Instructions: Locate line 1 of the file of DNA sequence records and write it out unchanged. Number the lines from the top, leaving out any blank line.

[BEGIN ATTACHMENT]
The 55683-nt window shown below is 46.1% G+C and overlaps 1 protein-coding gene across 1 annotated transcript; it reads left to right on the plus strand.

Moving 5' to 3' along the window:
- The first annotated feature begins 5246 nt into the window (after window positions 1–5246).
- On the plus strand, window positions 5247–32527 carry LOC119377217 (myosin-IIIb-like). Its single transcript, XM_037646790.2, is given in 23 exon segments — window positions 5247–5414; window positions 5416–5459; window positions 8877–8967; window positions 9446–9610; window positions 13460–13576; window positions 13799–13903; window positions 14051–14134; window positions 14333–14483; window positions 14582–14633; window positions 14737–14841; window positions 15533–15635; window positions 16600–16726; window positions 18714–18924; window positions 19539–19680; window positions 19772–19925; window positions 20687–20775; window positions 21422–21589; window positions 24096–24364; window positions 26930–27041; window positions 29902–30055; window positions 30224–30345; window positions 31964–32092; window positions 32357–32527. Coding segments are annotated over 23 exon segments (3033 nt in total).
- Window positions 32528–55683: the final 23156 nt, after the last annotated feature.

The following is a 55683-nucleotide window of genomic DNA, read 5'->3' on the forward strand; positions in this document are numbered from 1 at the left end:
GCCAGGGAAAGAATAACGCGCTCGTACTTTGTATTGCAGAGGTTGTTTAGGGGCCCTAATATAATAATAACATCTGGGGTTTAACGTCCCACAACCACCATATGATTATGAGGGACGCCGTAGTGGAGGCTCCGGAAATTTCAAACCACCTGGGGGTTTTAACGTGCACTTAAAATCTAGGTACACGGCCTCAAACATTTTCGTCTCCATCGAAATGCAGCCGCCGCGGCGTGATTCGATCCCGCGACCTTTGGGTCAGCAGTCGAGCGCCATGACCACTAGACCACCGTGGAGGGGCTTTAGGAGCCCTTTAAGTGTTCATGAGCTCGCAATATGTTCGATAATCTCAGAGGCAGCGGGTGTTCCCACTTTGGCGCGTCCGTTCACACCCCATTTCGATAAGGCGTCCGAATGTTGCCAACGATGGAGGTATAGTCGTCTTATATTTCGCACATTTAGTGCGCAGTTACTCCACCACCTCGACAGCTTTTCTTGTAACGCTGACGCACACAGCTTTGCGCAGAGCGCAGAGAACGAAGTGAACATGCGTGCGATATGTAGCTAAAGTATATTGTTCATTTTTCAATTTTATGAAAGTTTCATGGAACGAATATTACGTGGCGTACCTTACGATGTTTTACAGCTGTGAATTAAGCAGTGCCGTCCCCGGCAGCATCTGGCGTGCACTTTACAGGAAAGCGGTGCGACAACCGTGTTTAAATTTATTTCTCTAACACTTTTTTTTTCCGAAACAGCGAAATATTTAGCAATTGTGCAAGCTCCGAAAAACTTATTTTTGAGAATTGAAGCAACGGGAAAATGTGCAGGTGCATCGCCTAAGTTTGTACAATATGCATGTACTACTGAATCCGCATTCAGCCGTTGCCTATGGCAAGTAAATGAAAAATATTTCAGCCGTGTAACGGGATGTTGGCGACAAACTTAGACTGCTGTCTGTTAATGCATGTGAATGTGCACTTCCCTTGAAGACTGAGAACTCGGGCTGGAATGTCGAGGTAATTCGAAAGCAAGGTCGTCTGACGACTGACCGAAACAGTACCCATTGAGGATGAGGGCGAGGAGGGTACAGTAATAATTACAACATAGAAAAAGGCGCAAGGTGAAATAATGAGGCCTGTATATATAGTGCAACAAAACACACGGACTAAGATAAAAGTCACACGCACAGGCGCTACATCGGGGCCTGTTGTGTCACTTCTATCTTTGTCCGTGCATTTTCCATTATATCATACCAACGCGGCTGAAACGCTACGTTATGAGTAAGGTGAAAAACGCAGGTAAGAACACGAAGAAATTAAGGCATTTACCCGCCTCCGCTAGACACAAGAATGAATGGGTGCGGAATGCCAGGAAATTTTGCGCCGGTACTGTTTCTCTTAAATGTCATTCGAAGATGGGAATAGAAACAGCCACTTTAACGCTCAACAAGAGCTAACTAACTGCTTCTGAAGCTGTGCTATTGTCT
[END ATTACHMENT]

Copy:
The 55683-nt window shown below is 46.1% G+C and overlaps 1 protein-coding gene across 1 annotated transcript; it reads left to right on the plus strand.